How to Disable Bad Language in Siri on iPhone and iPad

Dec 28, 2017 - 5 Comments

Prevent bad language with Siri on iOS

If you don’t want Siri to ever dictate, speak, or write out explicit language, you can disable bad language in Siri for iPhone and iPad completely.

By disabling explicit language support in Siri, the virtual assistant will use asterisks to cover up curse words and bad language, like “s**t”, and will literally bleep explicit language if it is spoken or repeated by the AI voice for whatever reason.

To be perfectly clear, it’s not like Siri is going to swear at you if you don’t disable explicit language specifically. Siri will go out of it’s way to avoid bad language, and often reply to a curse word with something like “there’s no need to say that!”, but sometimes Siri can hear or interpret something wrong, a bad word can be fond when Siri is reading something on screen to you, or if you routinely use colorful language and four letter words yourself then it will be dictated and incorporated into the Siri commands you give to your iPhone or iPad. Also, some music and media content contains explicit language in the titles, and some foreign language translations may be dirty, and so those are additional situations where bad language could arrive from the typically polite Siri.

How to Disable Explicit Language in Siri for iOS

  1. Open the “Settings” app and go to “General” and then to “Restrictions” (you may need to enable restrictions to access this settings section, just don’t forget the passcode)
  2. Tap on “Siri” under the Restrictions settings
  3. Look for “Explicit Language” and turn the setting OFF to disable explicit language with Siri
  4. Disable Explicit Language in Siri for iOS

  5. Exit out of Settings

Now if you use Siri and feed it bad language (or vice versa if you can somehow get Siri to curse at you through a series of goofy Siri commands or legitimate ones), then Siri will use asterisks to blank out the bad word(s). Additionally, Siri will literally bleep bad language instead of saying it, sort of like what you hear if someone curses with bad language on live radio or TV, except it’s Siri doing the beep bleeping.

Siri bad language disabled

If you’re wondering why this setting is in Restrictions, it’s probably because the Restrictions feature of iOS is sort of like parental controls on the iPhone and iPad, and you can use other Restrictions settings in iOS to block adult content and adult websites too.

Siri disabled bad language

Remember, if you do set a restrictions passcode then do not forget it. If you forgot your iOS Restrictions password you will need to reset it which is not a particularly fun process that involves backing up and erasing the device, but as of now that’s the only thing to do.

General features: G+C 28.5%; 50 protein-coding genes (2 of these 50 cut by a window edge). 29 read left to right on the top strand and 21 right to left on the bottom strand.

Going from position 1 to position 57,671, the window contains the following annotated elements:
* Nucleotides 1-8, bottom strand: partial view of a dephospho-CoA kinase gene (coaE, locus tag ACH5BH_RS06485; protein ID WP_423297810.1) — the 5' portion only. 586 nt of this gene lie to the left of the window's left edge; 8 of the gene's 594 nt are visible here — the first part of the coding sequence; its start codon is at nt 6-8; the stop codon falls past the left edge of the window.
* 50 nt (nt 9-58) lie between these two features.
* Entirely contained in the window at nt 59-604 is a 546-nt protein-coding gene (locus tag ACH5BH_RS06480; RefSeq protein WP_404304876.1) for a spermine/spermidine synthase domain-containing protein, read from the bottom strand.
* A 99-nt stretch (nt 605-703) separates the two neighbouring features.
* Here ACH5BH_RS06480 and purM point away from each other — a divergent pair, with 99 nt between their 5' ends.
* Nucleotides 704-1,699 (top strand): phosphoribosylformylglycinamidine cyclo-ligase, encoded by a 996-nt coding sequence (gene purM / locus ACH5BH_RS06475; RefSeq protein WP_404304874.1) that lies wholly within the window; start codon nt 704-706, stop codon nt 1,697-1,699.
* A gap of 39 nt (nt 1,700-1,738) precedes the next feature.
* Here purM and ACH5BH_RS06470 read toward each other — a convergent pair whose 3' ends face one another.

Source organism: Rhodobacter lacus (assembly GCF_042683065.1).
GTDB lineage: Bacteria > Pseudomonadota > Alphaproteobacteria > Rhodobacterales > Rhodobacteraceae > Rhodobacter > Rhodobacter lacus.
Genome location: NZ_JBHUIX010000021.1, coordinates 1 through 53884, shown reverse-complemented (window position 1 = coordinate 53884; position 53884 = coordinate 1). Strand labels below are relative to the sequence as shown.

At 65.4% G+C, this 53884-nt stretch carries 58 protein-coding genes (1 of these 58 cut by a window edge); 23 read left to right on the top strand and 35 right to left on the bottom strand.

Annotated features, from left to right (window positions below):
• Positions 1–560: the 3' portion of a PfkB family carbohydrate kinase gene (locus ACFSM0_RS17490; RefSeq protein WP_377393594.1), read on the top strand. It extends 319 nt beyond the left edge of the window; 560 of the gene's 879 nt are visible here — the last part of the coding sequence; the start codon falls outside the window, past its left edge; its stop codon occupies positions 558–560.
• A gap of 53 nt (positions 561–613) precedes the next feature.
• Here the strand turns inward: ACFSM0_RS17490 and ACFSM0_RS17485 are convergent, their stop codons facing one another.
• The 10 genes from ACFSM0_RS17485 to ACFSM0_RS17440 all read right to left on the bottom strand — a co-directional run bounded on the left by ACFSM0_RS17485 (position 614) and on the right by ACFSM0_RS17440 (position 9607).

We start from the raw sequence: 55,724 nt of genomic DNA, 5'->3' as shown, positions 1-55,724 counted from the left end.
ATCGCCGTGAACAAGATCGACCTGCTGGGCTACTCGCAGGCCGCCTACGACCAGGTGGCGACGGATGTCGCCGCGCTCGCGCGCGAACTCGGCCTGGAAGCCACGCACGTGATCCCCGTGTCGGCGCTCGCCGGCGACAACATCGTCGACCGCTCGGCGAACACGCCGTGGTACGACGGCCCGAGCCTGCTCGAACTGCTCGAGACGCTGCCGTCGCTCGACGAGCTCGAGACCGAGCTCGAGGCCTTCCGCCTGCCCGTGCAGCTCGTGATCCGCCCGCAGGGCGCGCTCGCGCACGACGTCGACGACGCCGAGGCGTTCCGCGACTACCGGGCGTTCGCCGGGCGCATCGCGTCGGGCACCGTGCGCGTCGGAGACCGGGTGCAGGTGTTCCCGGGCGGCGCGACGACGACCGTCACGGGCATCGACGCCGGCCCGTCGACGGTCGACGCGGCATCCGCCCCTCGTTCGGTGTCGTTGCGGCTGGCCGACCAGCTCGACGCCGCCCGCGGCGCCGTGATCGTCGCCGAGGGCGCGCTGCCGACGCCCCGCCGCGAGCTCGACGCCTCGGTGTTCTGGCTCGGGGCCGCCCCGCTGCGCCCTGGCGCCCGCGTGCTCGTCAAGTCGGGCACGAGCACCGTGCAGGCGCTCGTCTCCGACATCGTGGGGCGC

And of course if you want Siri to have free reign with his/her language and be able to say **** at will, then re-enable the Explicit Language toggle again via Settings > General > Restrictions > Siri > Explicit Language.

This could be a particularly helpful tip for parents and educators, even if Siri will typically never report bad language unless it is dictated as a command. Or maybe you can use it yourself if you’re trying to cut out some particular words from your vocabulary? Who ****ing knows!


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Posted by: Paul Horowitz in iPad, iPhone, Tips & Tricks


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  1. Tedman says:

    It is still explicit “language” when it is in its asterisked form and it is not disabling any such language. There is a difference between “words” and “language”. The unasterisked versions are words, as well as language within words. However, “language” has a wider meaning than words and includes any method of communication. The asterisked version is therefore still “language”, because of its meaning and it is known what it means – and it still communicates the word so is “language”. It is still “explicit” when it is clear what it means. The use of asterisks instead of letters in words does not cover them up, since it is clear what it means. Just like a letter of the alphabet is an arbitrary symbol, so is an asterisk a symbol and carries a variant meaning: in the context of an asterisked word, it means the same as the letters it replaced and, whilst technically no longer forming a complete word, the use of the letter, two asterisks and the letter is language – and is explicit when it is clear. It is still “speaking” language and still writing out language, as distinct from a word.

  2. Bob says:

    Very helpful. Thanks.

  3. Dun says:

    Try this for fun, change your name so that Siri is forced to say whatever filthy phrase you want. Lots of fun to be had if you’re bored and a child at heart.

  4. Ashok Yog says:

    Very good and great guidance help for exploring the potential of iOS and Siri.
    Keep it up

  5. Di Keller says:

    Siri swears ?? I may switch her on Hahaha!!

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